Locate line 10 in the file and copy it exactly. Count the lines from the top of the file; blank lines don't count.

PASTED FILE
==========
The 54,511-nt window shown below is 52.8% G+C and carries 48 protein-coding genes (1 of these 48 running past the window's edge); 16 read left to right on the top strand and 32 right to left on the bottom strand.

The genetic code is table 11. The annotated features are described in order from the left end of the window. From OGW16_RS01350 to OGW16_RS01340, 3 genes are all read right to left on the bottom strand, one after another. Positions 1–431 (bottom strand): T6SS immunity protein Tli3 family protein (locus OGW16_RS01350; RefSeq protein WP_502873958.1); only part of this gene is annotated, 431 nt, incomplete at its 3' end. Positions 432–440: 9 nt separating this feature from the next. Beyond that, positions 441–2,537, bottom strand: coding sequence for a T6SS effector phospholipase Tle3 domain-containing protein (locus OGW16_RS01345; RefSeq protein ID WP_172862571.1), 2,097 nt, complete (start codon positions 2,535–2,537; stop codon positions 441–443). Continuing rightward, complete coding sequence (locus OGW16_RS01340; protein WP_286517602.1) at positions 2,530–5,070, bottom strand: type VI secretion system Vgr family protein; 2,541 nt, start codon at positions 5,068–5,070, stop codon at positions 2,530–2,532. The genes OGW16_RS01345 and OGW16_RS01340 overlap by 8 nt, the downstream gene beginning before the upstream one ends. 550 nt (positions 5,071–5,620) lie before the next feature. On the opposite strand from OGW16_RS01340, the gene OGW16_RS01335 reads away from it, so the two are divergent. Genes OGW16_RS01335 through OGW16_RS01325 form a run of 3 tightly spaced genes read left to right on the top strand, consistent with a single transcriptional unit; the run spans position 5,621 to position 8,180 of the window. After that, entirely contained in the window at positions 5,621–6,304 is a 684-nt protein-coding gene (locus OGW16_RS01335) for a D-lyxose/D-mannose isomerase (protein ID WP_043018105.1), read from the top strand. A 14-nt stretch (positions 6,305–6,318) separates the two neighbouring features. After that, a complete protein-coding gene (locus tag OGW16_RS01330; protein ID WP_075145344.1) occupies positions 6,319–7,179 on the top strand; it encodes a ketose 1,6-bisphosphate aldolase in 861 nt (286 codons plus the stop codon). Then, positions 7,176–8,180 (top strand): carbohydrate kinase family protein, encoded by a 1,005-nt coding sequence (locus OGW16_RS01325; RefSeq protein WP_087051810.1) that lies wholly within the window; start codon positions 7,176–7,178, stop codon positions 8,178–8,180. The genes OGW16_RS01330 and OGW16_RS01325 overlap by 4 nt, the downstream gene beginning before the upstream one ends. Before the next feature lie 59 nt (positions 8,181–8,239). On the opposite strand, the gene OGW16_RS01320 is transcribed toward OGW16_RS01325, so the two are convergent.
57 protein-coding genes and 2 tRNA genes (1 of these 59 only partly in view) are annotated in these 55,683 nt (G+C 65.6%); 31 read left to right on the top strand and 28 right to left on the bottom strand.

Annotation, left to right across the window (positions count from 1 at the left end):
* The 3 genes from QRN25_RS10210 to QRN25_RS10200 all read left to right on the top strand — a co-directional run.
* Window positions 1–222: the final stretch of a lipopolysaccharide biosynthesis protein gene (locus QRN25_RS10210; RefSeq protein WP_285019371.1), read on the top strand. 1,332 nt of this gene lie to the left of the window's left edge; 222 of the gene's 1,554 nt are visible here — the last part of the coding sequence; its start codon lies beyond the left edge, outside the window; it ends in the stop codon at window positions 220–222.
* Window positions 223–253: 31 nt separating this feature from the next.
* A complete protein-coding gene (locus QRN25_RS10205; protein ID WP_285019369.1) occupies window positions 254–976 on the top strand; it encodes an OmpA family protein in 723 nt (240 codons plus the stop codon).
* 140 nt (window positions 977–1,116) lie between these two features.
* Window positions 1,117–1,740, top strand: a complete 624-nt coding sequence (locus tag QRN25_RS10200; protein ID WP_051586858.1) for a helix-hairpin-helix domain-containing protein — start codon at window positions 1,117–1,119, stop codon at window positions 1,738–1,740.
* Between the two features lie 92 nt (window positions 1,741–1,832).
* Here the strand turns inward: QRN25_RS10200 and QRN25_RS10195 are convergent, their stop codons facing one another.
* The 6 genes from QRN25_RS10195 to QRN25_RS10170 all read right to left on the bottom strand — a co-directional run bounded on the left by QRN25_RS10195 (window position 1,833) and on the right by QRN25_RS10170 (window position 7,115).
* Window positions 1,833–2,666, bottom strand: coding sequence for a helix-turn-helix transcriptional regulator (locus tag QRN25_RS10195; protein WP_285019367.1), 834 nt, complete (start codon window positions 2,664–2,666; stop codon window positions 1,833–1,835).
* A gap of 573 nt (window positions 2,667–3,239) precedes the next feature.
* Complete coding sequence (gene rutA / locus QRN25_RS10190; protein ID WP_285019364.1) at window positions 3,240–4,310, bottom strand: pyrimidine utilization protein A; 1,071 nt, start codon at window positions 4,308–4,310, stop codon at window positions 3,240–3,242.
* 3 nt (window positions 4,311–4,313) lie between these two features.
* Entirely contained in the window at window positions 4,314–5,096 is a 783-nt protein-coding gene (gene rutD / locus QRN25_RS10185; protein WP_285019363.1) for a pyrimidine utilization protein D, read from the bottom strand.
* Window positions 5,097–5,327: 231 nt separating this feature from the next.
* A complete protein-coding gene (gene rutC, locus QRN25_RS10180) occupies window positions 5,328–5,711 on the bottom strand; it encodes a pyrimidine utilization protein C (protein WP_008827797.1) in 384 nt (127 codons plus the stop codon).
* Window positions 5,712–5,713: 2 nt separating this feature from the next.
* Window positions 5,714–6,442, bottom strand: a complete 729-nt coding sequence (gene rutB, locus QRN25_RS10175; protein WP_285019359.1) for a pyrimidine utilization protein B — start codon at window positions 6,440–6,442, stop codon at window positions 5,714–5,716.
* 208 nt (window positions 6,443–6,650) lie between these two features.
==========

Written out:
* Window positions 1,117–1,740, top strand: a complete 624-nt coding sequence (locus tag QRN25_RS10200; protein ID WP_051586858.1) for a helix-hairpin-helix domain-containing protein — start codon at window positions 1,117–1,119, stop codon at window positions 1,738–1,740.